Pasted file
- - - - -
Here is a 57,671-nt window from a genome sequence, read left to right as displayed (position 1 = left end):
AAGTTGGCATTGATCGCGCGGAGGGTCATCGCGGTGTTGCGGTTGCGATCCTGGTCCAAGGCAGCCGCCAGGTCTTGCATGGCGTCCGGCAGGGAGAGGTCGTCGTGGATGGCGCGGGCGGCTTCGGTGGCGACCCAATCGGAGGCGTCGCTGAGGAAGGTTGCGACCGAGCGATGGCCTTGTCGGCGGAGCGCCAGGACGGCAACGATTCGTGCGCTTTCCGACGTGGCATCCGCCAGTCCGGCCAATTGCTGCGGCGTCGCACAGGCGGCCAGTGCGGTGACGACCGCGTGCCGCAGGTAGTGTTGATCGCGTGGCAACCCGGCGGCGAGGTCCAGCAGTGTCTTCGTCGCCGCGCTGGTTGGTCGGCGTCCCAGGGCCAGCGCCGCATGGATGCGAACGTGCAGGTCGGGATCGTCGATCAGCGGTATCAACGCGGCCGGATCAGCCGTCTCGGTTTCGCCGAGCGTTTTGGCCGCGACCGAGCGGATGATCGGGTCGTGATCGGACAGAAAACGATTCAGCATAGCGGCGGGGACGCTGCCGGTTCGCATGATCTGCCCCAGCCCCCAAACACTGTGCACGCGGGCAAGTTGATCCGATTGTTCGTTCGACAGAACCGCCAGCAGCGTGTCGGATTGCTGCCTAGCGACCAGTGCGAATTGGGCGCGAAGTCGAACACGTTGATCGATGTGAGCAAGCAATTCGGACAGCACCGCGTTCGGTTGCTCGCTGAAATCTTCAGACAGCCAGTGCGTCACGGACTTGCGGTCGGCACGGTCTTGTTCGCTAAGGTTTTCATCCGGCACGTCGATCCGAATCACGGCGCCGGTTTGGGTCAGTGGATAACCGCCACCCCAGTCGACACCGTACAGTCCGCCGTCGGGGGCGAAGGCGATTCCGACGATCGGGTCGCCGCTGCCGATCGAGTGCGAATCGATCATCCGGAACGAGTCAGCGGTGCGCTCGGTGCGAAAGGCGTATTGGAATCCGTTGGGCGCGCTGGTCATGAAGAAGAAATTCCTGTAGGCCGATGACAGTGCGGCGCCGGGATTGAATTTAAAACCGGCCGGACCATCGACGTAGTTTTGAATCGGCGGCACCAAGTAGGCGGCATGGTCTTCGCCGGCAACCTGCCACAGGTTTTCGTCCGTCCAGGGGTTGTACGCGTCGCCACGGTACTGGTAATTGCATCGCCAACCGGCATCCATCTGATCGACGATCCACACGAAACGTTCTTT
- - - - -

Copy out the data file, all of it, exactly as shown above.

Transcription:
Here is a 57,671-nt window from a genome sequence, read left to right as displayed (position 1 = left end):
AAGTTGGCATTGATCGCGCGGAGGGTCATCGCGGTGTTGCGGTTGCGATCCTGGTCCAAGGCAGCCGCCAGGTCTTGCATGGCGTCCGGCAGGGAGAGGTCGTCGTGGATGGCGCGGGCGGCTTCGGTGGCGACCCAATCGGAGGCGTCGCTGAGGAAGGTTGCGACCGAGCGATGGCCTTGTCGGCGGAGCGCCAGGACGGCAACGATTCGTGCGCTTTCCGACGTGGCATCCGCCAGTCCGGCCAATTGCTGCGGCGTCGCACAGGCGGCCAGTGCGGTGACGACCGCGTGCCGCAGGTAGTGTTGATCGCGTGGCAACCCGGCGGCGAGGTCCAGCAGTGTCTTCGTCGCCGCGCTGGTTGGTCGGCGTCCCAGGGCCAGCGCCGCATGGATGCGAACGTGCAGGTCGGGATCGTCGATCAGCGGTATCAACGCGGCCGGATCAGCCGTCTCGGTTTCGCCGAGCGTTTTGGCCGCGACCGAGCGGATGATCGGGTCGTGATCGGACAGAAAACGATTCAGCATAGCGGCGGGGACGCTGCCGGTTCGCATGATCTGCCCCAGCCCCCAAACACTGTGCACGCGGGCAAGTTGATCCGATTGTTCGTTCGACAGAACCGCCAGCAGCGTGTCGGATTGCTGCCTAGCGACCAGTGCGAATTGGGCGCGAAGTCGAACACGTTGATCGATGTGAGCAAGCAATTCGGACAGCACCGCGTTCGGTTGCTCGCTGAAATCTTCAGACAGCCAGTGCGTCACGGACTTGCGGTCGGCACGGTCTTGTTCGCTAAGGTTTTCATCCGGCACGTCGATCCGAATCACGGCGCCGGTTTGGGTCAGTGGATAACCGCCACCCCAGTCGACACCGTACAGTCCGCCGTCGGGGGCGAAGGCGATTCCGACGATCGGGTCGCCGCTGCCGATCGAGTGCGAATCGATCATCCGGAACGAGTCAGCGGTGCGCTCGGTGCGAAAGGCGTATTGGAATCCGTTGGGCGCGCTGGTCATGAAGAAGAAATTCCTGTAGGCCGATGACAGTGCGGCGCCGGGATTGAATTTAAAACCGGCCGGACCATCGACGTAGTTTTGAATCGGCGGCACCAAGTAGGCGGCATGGTCTTCGCCGGCAACCTGCCACAGGTTTTCGTCCGTCCAGGGGTTGTACGCGTCGCCACGGTACTGGTAATTGCATCGCCAACCGGCATCCATCTGATCGACGATCCACACGAAACGTTCTTT